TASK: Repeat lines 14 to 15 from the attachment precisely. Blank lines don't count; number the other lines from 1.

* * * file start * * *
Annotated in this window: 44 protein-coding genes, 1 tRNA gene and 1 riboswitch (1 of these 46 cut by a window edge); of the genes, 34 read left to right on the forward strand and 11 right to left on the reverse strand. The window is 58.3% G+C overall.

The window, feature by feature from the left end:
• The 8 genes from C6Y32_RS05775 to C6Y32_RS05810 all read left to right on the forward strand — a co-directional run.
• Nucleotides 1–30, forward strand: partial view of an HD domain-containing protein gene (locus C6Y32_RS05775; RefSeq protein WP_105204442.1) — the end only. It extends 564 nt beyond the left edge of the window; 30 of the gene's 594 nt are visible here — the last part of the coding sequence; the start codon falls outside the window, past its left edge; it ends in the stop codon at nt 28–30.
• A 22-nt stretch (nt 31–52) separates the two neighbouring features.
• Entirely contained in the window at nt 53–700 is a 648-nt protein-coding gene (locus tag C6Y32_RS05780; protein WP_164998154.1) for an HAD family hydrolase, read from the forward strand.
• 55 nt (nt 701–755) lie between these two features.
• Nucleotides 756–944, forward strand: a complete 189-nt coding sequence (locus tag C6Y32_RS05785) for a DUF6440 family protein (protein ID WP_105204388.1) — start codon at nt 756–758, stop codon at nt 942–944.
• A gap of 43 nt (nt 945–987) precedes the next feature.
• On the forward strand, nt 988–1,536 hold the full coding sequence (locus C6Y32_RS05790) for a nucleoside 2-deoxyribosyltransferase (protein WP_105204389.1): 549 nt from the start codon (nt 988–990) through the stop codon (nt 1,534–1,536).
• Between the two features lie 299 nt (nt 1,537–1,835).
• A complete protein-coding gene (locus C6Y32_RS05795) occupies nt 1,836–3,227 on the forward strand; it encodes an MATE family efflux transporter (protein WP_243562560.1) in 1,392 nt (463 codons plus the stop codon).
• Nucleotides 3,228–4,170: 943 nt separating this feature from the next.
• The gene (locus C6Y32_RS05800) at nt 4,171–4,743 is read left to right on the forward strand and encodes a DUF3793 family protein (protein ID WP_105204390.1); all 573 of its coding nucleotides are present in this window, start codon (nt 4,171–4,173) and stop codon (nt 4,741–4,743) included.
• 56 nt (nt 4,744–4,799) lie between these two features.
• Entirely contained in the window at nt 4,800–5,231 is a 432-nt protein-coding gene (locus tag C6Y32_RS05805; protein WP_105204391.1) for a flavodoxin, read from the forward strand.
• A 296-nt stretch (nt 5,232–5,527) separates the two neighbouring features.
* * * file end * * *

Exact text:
• The gene (locus C6Y32_RS05800) at nt 4,171–4,743 is read left to right on the forward strand and encodes a DUF3793 family protein (protein ID WP_105204390.1); all 573 of its coding nucleotides are present in this window, start codon (nt 4,171–4,173) and stop codon (nt 4,741–4,743) included.
• 56 nt (nt 4,744–4,799) lie between these two features.